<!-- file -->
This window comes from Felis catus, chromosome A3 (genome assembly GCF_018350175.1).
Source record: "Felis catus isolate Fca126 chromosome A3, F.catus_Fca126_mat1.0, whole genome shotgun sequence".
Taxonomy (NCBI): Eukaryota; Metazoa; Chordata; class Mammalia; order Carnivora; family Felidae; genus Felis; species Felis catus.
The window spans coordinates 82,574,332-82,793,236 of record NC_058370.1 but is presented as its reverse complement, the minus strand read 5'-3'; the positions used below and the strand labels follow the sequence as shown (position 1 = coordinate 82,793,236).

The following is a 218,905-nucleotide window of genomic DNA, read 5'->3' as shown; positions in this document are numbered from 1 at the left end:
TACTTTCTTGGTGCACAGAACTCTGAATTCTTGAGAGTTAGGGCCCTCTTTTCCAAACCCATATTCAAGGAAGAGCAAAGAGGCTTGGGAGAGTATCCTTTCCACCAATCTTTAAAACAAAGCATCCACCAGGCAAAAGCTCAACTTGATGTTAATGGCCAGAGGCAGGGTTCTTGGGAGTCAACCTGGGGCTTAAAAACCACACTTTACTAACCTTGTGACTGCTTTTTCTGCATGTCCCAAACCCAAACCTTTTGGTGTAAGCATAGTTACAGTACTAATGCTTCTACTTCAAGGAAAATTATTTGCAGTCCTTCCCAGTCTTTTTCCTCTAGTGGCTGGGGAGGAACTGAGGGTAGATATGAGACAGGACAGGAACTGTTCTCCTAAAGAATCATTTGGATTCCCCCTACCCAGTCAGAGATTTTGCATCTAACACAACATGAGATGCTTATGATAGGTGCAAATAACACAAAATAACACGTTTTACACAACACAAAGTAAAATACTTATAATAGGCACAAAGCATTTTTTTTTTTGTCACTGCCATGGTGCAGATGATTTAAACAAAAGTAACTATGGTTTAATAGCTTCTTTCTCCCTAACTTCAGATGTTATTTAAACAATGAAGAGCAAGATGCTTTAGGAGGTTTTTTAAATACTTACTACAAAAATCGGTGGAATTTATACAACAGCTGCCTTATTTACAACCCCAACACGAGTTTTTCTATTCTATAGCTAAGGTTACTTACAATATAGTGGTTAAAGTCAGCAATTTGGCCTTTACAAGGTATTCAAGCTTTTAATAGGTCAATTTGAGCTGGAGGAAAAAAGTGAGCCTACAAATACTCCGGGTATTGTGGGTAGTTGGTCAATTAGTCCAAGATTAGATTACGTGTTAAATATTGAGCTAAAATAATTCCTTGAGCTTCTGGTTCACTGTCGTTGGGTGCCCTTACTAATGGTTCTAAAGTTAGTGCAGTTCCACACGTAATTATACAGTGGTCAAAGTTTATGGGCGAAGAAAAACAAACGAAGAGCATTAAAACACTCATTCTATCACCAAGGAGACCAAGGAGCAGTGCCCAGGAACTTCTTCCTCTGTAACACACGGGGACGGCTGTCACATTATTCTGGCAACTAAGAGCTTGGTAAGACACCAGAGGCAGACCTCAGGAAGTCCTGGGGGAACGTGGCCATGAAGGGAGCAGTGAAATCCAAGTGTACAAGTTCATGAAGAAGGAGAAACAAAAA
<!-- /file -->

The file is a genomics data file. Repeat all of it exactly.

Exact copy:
This window comes from Felis catus, chromosome A3 (genome assembly GCF_018350175.1).
Source record: "Felis catus isolate Fca126 chromosome A3, F.catus_Fca126_mat1.0, whole genome shotgun sequence".
Taxonomy (NCBI): Eukaryota; Metazoa; Chordata; class Mammalia; order Carnivora; family Felidae; genus Felis; species Felis catus.
The window spans coordinates 82,574,332-82,793,236 of record NC_058370.1 but is presented as its reverse complement, the minus strand read 5'-3'; the positions used below and the strand labels follow the sequence as shown (position 1 = coordinate 82,793,236).

The following is a 218,905-nucleotide window of genomic DNA, read 5'->3' as shown; positions in this document are numbered from 1 at the left end:
TACTTTCTTGGTGCACAGAACTCTGAATTCTTGAGAGTTAGGGCCCTCTTTTCCAAACCCATATTCAAGGAAGAGCAAAGAGGCTTGGGAGAGTATCCTTTCCACCAATCTTTAAAACAAAGCATCCACCAGGCAAAAGCTCAACTTGATGTTAATGGCCAGAGGCAGGGTTCTTGGGAGTCAACCTGGGGCTTAAAAACCACACTTTACTAACCTTGTGACTGCTTTTTCTGCATGTCCCAAACCCAAACCTTTTGGTGTAAGCATAGTTACAGTACTAATGCTTCTACTTCAAGGAAAATTATTTGCAGTCCTTCCCAGTCTTTTTCCTCTAGTGGCTGGGGAGGAACTGAGGGTAGATATGAGACAGGACAGGAACTGTTCTCCTAAAGAATCATTTGGATTCCCCCTACCCAGTCAGAGATTTTGCATCTAACACAACATGAGATGCTTATGATAGGTGCAAATAACACAAAATAACACGTTTTACACAACACAAAGTAAAATACTTATAATAGGCACAAAGCATTTTTTTTTTTGTCACTGCCATGGTGCAGATGATTTAAACAAAAGTAACTATGGTTTAATAGCTTCTTTCTCCCTAACTTCAGATGTTATTTAAACAATGAAGAGCAAGATGCTTTAGGAGGTTTTTTAAATACTTACTACAAAAATCGGTGGAATTTATACAACAGCTGCCTTATTTACAACCCCAACACGAGTTTTTCTATTCTATAGCTAAGGTTACTTACAATATAGTGGTTAAAGTCAGCAATTTGGCCTTTACAAGGTATTCAAGCTTTTAATAGGTCAATTTGAGCTGGAGGAAAAAAGTGAGCCTACAAATACTCCGGGTATTGTGGGTAGTTGGTCAATTAGTCCAAGATTAGATTACGTGTTAAATATTGAGCTAAAATAATTCCTTGAGCTTCTGGTTCACTGTCGTTGGGTGCCCTTACTAATGGTTCTAAAGTTAGTGCAGTTCCACACGTAATTATACAGTGGTCAAAGTTTATGGGCGAAGAAAAACAAACGAAGAGCATTAAAACACTCATTCTATCACCAAGGAGACCAAGGAGCAGTGCCCAGGAACTTCTTCCTCTGTAACACACGGGGACGGCTGTCACATTATTCTGGCAACTAAGAGCTTGGTAAGACACCAGAGGCAGACCTCAGGAAGTCCTGGGGGAACGTGGCCATGAAGGGAGCAGTGAAATCCAAGTGTACAAGTTCATGAAGAAGGAGAAACAAAAA